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BSD

OpenBSD 6.0

Filed under
BSD
  • OpenBSD 6.0 Is Out With Better ARM Support, More SMP Fun, Dropped Linux Emulation

    Kicking off September the OpenBSD developers announced the release of OpenBSD 6.0.

    Highlights for OpenBSD 6.0 include Linux-only binary emulation being removed due to being unmaintained and seldom used, updates to all the Open*/Libre packages like LibreSSL and OpenSSH, continued work on SMP improvements, ARMv7 platform improvements, and W^X support being enabled by default for the base system.

  • OpenBSD 6.0

GhostBSD 10.3 "Enoch" Officially Released with ZFS and UEFI Support, More

Filed under
BSD

Today, August 31, 2016, the GhostBSD project was pleased to announce the general availability of the final release of their GhostBSD 10.3 "Enoch" operating system based on the latest FreeBSD technologies.

GhostBSD 10.3 has been in development for the past 12 months, during which the development team released two Alpha builds, a Beta milestone, and a Release Candidate, which pretty much contained all the features contained in the final version.

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Also: GhostBSD 10.3 Finally Rolls Out, Offers MATE & Xfce Atop ZFS

Leftovers: BSD

Filed under
BSD
  • The Voicemail Scammers Never Got Past Our OpenBSD Greylisting

    We usually don't see much of the scammy spam and malware. But that one time we went looking for them, we found a campaign where our OpenBSD greylisting setup was 100% effective in stopping the miscreants' messages.

    During August 23rd to August 24th 2016, a spam campaign was executed with what appears to have been a ransomware payload. I had not noticed anything particularly unusual about the bsdly.net and friends setup that morning, but then Xavier Mertens' post at isc.sans.edu Voice Message Notifications Deliver Ransomware caught my attention in the tweetstream, and I decided to have a look.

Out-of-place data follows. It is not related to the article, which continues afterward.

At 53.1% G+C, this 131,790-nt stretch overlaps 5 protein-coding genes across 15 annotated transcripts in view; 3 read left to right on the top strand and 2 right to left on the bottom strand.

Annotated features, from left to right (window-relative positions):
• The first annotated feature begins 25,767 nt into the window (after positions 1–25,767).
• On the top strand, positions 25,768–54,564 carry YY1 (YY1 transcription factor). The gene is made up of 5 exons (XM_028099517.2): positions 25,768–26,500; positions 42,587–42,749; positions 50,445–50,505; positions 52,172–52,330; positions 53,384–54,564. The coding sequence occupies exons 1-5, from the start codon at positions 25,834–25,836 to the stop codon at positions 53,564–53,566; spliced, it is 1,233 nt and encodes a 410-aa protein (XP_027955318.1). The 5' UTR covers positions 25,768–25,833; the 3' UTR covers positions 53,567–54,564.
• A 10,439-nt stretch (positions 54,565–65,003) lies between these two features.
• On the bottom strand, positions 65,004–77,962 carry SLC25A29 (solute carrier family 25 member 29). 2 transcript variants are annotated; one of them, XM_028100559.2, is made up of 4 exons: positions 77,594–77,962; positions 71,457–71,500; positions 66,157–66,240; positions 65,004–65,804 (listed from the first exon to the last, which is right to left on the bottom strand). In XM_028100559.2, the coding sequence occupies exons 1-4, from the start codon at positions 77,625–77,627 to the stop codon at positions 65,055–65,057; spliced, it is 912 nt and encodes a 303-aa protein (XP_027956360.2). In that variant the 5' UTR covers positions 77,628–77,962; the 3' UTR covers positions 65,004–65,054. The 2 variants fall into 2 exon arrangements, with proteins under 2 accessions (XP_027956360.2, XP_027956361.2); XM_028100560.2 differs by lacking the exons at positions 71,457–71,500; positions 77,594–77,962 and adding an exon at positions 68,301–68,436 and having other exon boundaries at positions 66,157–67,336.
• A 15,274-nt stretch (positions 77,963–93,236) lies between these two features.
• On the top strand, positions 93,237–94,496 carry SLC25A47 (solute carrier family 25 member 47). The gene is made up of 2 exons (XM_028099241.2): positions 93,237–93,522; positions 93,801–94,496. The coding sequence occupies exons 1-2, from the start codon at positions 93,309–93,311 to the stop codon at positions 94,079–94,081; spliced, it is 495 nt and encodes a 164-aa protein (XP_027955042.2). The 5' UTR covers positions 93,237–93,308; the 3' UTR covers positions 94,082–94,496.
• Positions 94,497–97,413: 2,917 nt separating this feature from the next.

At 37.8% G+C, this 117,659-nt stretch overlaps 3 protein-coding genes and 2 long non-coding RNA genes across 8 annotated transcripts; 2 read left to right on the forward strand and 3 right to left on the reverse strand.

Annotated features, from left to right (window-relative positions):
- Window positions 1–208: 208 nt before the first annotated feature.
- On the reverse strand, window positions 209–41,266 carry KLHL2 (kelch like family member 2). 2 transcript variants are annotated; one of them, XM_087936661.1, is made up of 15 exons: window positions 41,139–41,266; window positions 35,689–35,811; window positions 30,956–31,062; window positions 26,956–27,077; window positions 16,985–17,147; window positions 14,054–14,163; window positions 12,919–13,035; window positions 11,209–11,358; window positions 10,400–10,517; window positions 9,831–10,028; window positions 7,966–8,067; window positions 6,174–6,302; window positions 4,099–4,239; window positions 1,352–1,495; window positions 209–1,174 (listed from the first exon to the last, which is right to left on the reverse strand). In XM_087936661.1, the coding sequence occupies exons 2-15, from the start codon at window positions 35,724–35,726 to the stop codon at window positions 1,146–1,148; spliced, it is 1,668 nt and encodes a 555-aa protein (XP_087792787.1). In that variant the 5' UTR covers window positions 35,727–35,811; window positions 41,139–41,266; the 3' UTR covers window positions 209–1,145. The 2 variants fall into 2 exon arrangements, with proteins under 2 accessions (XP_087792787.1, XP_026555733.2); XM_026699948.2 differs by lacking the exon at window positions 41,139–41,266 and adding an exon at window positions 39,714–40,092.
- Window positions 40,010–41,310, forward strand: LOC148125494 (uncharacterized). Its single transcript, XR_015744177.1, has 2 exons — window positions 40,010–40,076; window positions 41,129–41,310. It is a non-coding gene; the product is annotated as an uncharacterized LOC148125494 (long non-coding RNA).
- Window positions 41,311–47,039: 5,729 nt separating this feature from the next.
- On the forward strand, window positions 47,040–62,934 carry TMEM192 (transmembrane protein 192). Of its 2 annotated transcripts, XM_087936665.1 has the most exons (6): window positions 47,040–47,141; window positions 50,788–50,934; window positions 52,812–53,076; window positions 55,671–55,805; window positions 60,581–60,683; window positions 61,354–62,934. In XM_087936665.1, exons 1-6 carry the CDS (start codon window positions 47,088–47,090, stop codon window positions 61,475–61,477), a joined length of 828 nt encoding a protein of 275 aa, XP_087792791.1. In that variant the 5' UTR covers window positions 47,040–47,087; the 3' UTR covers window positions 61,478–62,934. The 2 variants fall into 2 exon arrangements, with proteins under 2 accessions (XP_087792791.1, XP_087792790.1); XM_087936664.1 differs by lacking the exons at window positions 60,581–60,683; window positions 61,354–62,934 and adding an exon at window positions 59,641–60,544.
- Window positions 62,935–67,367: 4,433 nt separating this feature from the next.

• Why FreeBSD Doesn't Aim For OpenMP Support Out-Of-The-Box

Second FreeBSD 11.0 Release Candidate Restores Support for 'nat global' in IPFW

Filed under
BSD

Glen Barber from the FreeBSD project announced the availability of the second RC (Release Candidate) development build of the upcoming FreeBSD 11.0 operating system.

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The Importance of BSD

Filed under
BSD

The Berkeley Software Distribution (BSD) is a Unix operating system developed by the Computer Systems Research Group (CSRG) of the University of California, Berkeley.

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Leftovers: BSD/LLVM

Filed under
Development
Graphics/Benchmarks
BSD

Open Source History: Why Didn't BSD Beat Out GNU and Linux?

Filed under
GNU
Linux
BSD

If you use a free and open source operating system, it's almost certainly based on the Linux kernel and GNU software. But these were not the first freely redistributable platforms, nor were they the most professional or widely commercialized. The Berkeley Software Distribution, or BSD, beat GNU/Linux on all of these counts. So why has BSD been consigned to the margins of the open source ecosystem, while GNU/Linux distributions rose to fantastic prominence? Read on for some historical perspective.

Understanding BSD requires delving far back into the history of Unix, the operating system first released by AT&T Bell Labs in 1969. BSD began life as a variant of Unix that programmers at the University of California at Berkeley, initially led by Bill Joy, began developing in the late 1970s.

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BSD Leftovers

Filed under
BSD
  • DragonFlyBSD Decides To Drop PulseAudio

    DragonFlyBSD developers have decided to remove PulseAudio from their dports packaging system and patch their desktop software to not depend upon this open-source sound server.

    Running PulseAudio on DragonFlyBSD appears to cause problems for users, similar to PulseAudio in its early days on Linux, "the pulseaudio server didn't seem to work and even caused one CPU to spin at 100% usage. Moreover, it seems that firefox, even if built without pulseaudio, would detect if PA was installed and use it over ALSA resulting in no sound and a spinning CPU," according to John Marino who removed PA from DragonFlyBSD.

  • LLVM Clang 3.9 Still On Track For Release Next Week

    LLVM release manager Hans Wennborg tagged LLVM 3.9.0-rc2 on Thursday and it's still looking like LLVM/Clang 3.9 could ship on schedule next week.

    Hans noted in the RC2 announcement, "This is a release candidate in the very real sense that if nothing new comes up, this is be what the final release looks like. There are currently no open release blockers, and no patches in my merge-queue."

Benchmarks: 2 BSDs vs. 7 Linux Distributions

Filed under
GNU
Graphics/Benchmarks
Linux
BSD